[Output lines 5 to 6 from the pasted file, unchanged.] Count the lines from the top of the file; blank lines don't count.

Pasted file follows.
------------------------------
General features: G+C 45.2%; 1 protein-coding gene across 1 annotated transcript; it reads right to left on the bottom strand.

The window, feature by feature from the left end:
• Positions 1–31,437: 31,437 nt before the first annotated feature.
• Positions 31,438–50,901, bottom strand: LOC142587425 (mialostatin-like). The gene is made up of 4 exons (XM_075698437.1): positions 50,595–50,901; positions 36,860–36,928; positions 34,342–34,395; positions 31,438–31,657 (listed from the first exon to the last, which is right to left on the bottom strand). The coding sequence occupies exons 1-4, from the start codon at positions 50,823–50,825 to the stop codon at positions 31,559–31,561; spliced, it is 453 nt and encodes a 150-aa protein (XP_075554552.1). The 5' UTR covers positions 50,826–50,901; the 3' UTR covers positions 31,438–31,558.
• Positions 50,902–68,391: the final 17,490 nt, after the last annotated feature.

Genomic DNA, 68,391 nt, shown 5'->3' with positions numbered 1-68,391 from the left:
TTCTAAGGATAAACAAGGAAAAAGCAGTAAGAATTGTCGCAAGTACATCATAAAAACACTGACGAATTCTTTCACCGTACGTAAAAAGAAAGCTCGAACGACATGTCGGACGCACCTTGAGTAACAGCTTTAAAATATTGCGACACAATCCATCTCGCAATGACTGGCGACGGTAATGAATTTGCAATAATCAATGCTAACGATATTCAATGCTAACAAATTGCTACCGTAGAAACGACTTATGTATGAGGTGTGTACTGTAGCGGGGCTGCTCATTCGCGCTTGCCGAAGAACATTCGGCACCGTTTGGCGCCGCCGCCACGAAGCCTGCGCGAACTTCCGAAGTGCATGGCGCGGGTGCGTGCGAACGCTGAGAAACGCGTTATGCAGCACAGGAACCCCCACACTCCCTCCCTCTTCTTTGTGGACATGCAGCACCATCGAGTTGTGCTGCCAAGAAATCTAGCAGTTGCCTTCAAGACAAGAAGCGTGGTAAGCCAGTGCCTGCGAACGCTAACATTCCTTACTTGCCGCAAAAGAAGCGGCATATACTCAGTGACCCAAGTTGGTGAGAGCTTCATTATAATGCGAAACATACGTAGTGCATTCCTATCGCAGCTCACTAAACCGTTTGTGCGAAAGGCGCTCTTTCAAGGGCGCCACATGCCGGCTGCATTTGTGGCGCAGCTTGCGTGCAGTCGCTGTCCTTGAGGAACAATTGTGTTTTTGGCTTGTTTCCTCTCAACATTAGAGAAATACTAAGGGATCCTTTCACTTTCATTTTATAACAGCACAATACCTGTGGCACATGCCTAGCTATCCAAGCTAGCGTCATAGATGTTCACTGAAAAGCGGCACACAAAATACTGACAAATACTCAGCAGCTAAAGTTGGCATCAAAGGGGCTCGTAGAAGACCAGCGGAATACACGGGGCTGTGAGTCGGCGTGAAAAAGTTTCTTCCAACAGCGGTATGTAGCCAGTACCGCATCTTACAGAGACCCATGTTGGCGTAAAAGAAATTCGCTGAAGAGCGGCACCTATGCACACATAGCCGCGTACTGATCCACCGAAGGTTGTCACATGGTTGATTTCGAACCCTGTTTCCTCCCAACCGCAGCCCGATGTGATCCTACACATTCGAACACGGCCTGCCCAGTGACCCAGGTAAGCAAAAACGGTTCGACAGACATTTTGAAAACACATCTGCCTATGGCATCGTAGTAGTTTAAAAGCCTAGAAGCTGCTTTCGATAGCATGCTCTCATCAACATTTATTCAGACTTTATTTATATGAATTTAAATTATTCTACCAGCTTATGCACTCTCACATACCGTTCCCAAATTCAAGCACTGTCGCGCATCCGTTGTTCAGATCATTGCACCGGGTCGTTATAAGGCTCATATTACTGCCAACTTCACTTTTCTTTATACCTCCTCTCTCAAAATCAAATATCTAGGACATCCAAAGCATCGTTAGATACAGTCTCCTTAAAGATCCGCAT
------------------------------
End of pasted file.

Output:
• Positions 50,902–68,391: the final 17,490 nt, after the last annotated feature.

Genomic DNA, 68,391 nt, shown 5'->3' with positions numbered 1-68,391 from the left: